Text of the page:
Flaps 25 and 26 are infolded. Thereafter, the flaps 21, 22 are infolded so that the slots 32 are superimposed over the tabs 33. Thereafter the flaps 27, 28 are infolded so that the slots 31 are superimposed over slots 32. Next, at this stage of end flap folding (shown at the top of FIG. 2), a slug of adhesive is injected into the superimposed slots 31 and 32. While the adhesive is still tacky and adhering to the tab 33 and the edges of the registered slots 31 and 32, the flap 23 is infolded so that the adhesive 50 contacts the underside of the flap 23 as well as the underside of the tamper indicating seal 40. Thus, in accordance with the principles of the invention, a single shot of adhesive, glue, or hot melt 50 communicates with and joins all four end flaps of the carton, adhering the last-folded end flap to the first-folded end flap through the second and third-folded end flaps.
In accordance with the invention, the special tamper indicating seals 40 are securely adhered to the outer surface of the top front flap 23 and the bottom front flap 24. As shown best in FIG. 6, the tamper indicating seals 40 are of the general construction disclosed in U.S. Pat. Nos. 4,998,666 and in 4,937,040 the disclosures of which patents are incorporated by reference herein. The bottom end of the carton is closed and sealed in the same sequence as the top end.
Referring now to FIG. 6, the tamper indicating seal 40 includes a carrier of transparent or paper material 41, e.g., polyester, polyethylene, polypropylene, copolymers thereof or the like. The film 41 is of a size slightly greater than the window openings 30. The film is adhered to the outer surfaces of the flaps 23 and 24 by an adhesive (not shown) which securely fastens the tamper indicating seal 40 to the outer surface of those flaps. On the same side of the film 41 in registry with the window portion 30 is a transparent masking material 42 which forms a printed pattern for the word "opened" or whatever other expression or signaling of carton opening is chosen. The masking pattern 42 is coated with a primer 43 which in turn is coated with a colorant 44. In accordance with the teachings of the aforementioned U.S. Pat. Nos. 4,937,040 and 4,998,666 the primer 43 facilitates adhesion of the colorant layer 44 to the film 41 in those areas in which the masking material 42 is not present. However, when the colorant has a high affinity for the film material 41 of the primer 43 may not be necessary.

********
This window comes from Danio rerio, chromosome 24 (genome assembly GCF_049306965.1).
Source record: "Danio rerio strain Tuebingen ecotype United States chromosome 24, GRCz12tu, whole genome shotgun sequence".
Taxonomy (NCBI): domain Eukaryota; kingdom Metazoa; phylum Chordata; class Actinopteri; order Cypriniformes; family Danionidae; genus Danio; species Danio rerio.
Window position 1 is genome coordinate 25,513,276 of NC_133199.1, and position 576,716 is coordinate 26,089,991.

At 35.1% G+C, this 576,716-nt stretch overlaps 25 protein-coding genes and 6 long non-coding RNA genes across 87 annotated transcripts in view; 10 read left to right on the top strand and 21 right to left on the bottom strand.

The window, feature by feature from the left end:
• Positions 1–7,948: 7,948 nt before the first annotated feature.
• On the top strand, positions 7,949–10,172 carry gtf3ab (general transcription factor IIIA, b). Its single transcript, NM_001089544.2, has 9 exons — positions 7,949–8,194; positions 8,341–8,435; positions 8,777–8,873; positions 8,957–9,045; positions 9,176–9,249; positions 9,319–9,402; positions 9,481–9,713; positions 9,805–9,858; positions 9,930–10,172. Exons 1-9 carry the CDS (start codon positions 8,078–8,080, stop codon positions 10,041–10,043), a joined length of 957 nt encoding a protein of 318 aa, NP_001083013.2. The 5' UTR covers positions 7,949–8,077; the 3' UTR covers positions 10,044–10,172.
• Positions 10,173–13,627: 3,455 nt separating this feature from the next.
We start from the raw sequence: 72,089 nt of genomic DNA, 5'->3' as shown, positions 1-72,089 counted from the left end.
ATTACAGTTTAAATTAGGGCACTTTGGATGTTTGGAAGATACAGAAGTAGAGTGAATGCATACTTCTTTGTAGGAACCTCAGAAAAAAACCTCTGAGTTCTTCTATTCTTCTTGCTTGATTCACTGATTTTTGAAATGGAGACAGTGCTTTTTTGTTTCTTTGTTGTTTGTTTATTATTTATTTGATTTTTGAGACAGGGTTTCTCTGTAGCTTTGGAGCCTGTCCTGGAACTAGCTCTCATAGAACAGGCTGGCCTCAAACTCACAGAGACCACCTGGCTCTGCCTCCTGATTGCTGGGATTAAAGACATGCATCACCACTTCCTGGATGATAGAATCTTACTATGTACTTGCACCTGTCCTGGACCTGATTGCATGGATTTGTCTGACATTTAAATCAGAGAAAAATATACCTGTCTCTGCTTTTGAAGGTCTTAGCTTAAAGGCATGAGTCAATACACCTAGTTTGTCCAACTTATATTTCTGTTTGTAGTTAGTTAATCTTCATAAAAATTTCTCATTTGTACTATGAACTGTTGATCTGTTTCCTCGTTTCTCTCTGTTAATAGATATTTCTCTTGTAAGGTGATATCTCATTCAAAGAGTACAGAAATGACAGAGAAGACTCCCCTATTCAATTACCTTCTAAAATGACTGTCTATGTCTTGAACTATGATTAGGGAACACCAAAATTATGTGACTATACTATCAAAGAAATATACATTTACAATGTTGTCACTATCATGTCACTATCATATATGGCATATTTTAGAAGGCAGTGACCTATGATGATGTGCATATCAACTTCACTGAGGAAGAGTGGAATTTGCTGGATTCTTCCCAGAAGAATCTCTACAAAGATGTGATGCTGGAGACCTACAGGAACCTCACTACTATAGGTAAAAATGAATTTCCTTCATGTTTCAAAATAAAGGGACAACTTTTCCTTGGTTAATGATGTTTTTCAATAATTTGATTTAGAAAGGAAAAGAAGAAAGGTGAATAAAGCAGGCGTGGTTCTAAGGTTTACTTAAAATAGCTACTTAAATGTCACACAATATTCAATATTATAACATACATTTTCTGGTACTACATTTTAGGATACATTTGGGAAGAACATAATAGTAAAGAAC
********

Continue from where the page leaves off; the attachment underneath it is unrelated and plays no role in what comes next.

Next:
To summarize, the new and improved parallelpiped carton 60 of the present invention, with tamper evident opening features incorporated at its opposite ends, is formed by initially establishing a flat-folded carton tube by adhering with adhesive the glue lap 19 to the first side panel 11 to form a side seam 61. The carton tube is subsequently squared, as shown in FIG. 2, so that the front and rear walls are parallel and the side walls are parallel. Thereafter, in accordance with the principles of the invention, the top end of the carton 60 is closed on conventional equipment by first folding the flap 25, thereafter folding the flap 21, and then folding the flap 27. At this stage, in accordance with the invention, a slug of adhesive 50 is precisely deposited or shot through the adhesive slot openings 30 and 31 and, thereafter, while the adhesive is tacky, the top front panel 23 is folded down upon the flap 27. This will securely adhere flap 23 to the underlying flap 27 as well as to the flaps 21 and 25 as shown in FIG. 4. It will be understood that the adhesive 50 covers and adheres to the colorant layer 44 of the tamper evident seal 40 which is coated over the transparent masking material 42. Thus upon the unsealing of the flap 23 from the underlying flap 27 the adhesive 50 will selectively dislodge portions of the colorant layer in the area of masking 42 from the tamper evidencing seal 40 and will retain those dislodged portions on the deposited adhesive which is adhered to the flap 27 and is exposed through the adhesive slot 31 as shown in FIG. 5. The "flagging" indicator i.e., the word "opened" will be formed at the removal of colorant in the area of masking on the film 41 and thus the word "opened" will be visible through the film 41 at the window 30 on the flap 23 and the word "opened" (in reverse printing from that in the window) will also appear on the slug of adhesive 50 by virtue of the selective transfer of the colorant layer to the adhesive 50. This is due to the fact that the masking material 42 possesses low adhesion properties with respect to the transparent or translucent film 41 and differential adhesion will occur. Portions of the colorant layer 44 remain on the film and are visible at the window 30 while dislodged colorant portions remain on the adhesive on the underlying flap. The chosen pattern of the masking material will determine the appearance or wording of the tamper evident symbol which becomes visible upon the dislodging of the colorant. As discussed hereinabove, this type of tamper evidencing seal is disclosed in detail in U.S. Pat. Nos. 4,998,666 and 4,937,040, the disclosures of which are incorporated herein by reference.